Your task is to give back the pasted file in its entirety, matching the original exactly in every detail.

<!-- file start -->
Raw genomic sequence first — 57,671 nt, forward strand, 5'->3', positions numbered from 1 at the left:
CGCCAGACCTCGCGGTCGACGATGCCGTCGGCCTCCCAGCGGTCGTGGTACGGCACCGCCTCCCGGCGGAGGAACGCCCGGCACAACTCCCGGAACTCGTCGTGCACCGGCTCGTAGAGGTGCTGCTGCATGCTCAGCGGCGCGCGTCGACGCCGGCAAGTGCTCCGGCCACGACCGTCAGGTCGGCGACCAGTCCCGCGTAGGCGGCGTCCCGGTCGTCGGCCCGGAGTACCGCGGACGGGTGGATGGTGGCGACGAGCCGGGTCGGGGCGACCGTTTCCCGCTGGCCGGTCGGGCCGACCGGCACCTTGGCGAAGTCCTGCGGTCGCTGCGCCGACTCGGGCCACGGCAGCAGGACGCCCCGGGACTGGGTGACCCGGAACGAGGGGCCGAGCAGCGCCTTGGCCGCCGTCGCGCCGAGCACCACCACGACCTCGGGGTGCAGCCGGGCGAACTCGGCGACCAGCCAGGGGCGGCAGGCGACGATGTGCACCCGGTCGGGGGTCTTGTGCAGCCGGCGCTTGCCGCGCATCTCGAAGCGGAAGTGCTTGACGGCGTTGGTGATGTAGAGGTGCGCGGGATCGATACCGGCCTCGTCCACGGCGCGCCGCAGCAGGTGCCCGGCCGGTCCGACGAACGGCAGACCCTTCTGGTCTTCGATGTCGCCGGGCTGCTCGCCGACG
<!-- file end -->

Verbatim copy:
Raw genomic sequence first — 57,671 nt, forward strand, 5'->3', positions numbered from 1 at the left:
CGCCAGACCTCGCGGTCGACGATGCCGTCGGCCTCCCAGCGGTCGTGGTACGGCACCGCCTCCCGGCGGAGGAACGCCCGGCACAACTCCCGGAACTCGTCGTGCACCGGCTCGTAGAGGTGCTGCTGCATGCTCAGCGGCGCGCGTCGACGCCGGCAAGTGCTCCGGCCACGACCGTCAGGTCGGCGACCAGTCCCGCGTAGGCGGCGTCCCGGTCGTCGGCCCGGAGTACCGCGGACGGGTGGATGGTGGCGACGAGCCGGGTCGGGGCGACCGTTTCCCGCTGGCCGGTCGGGCCGACCGGCACCTTGGCGAAGTCCTGCGGTCGCTGCGCCGACTCGGGCCACGGCAGCAGGACGCCCCGGGACTGGGTGACCCGGAACGAGGGGCCGAGCAGCGCCTTGGCCGCCGTCGCGCCGAGCACCACCACGACCTCGGGGTGCAGCCGGGCGAACTCGGCGACCAGCCAGGGGCGGCAGGCGACGATGTGCACCCGGTCGGGGGTCTTGTGCAGCCGGCGCTTGCCGCGCATCTCGAAGCGGAAGTGCTTGACGGCGTTGGTGATGTAGAGGTGCGCGGGATCGATACCGGCCTCGTCCACGGCGCGCCGCAGCAGGTGCCCGGCCGGTCCGACGAACGGCAGACCCTTCTGGTCTTCGATGTCGCCGGGCTGCTCGCCGACG